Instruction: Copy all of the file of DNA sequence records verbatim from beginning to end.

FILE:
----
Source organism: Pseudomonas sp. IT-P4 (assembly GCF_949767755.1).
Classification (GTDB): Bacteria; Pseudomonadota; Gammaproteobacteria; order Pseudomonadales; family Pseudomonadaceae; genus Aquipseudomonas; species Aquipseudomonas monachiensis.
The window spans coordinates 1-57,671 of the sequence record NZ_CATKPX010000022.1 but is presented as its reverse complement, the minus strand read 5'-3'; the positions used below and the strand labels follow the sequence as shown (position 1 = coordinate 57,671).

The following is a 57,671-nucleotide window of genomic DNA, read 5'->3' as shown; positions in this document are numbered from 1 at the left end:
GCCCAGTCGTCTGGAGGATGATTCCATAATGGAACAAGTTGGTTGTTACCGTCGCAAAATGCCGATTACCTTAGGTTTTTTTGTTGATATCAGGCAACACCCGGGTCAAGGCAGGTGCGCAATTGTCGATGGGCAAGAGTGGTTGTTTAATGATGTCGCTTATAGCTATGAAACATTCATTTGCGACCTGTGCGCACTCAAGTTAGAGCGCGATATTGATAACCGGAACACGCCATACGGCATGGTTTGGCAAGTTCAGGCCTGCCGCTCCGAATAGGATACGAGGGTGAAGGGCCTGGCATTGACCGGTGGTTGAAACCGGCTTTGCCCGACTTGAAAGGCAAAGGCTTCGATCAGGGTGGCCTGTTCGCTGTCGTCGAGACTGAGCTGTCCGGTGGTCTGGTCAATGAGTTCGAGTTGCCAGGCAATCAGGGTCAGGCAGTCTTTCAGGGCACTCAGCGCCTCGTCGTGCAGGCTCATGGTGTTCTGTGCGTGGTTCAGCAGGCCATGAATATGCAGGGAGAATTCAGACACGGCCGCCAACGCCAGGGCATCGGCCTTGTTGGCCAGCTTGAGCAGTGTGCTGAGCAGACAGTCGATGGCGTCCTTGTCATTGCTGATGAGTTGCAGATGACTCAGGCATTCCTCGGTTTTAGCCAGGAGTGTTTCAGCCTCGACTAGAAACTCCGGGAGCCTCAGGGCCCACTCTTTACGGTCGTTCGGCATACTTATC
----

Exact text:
Source organism: Pseudomonas sp. IT-P4 (assembly GCF_949767755.1).
Classification (GTDB): Bacteria; Pseudomonadota; Gammaproteobacteria; order Pseudomonadales; family Pseudomonadaceae; genus Aquipseudomonas; species Aquipseudomonas monachiensis.
The window spans coordinates 1-57,671 of the sequence record NZ_CATKPX010000022.1 but is presented as its reverse complement, the minus strand read 5'-3'; the positions used below and the strand labels follow the sequence as shown (position 1 = coordinate 57,671).

The following is a 57,671-nucleotide window of genomic DNA, read 5'->3' as shown; positions in this document are numbered from 1 at the left end:
GCCCAGTCGTCTGGAGGATGATTCCATAATGGAACAAGTTGGTTGTTACCGTCGCAAAATGCCGATTACCTTAGGTTTTTTTGTTGATATCAGGCAACACCCGGGTCAAGGCAGGTGCGCAATTGTCGATGGGCAAGAGTGGTTGTTTAATGATGTCGCTTATAGCTATGAAACATTCATTTGCGACCTGTGCGCACTCAAGTTAGAGCGCGATATTGATAACCGGAACACGCCATACGGCATGGTTTGGCAAGTTCAGGCCTGCCGCTCCGAATAGGATACGAGGGTGAAGGGCCTGGCATTGACCGGTGGTTGAAACCGGCTTTGCCCGACTTGAAAGGCAAAGGCTTCGATCAGGGTGGCCTGTTCGCTGTCGTCGAGACTGAGCTGTCCGGTGGTCTGGTCAATGAGTTCGAGTTGCCAGGCAATCAGGGTCAGGCAGTCTTTCAGGGCACTCAGCGCCTCGTCGTGCAGGCTCATGGTGTTCTGTGCGTGGTTCAGCAGGCCATGAATATGCAGGGAGAATTCAGACACGGCCGCCAACGCCAGGGCATCGGCCTTGTTGGCCAGCTTGAGCAGTGTGCTGAGCAGACAGTCGATGGCGTCCTTGTCATTGCTGATGAGTTGCAGATGACTCAGGCATTCCTCGGTTTTAGCCAGGAGTGTTTCAGCCTCGACTAGAAACTCCGGGAGCCTCAGGGCCCACTCTTTACGGTCGTTCGGCATACTTATC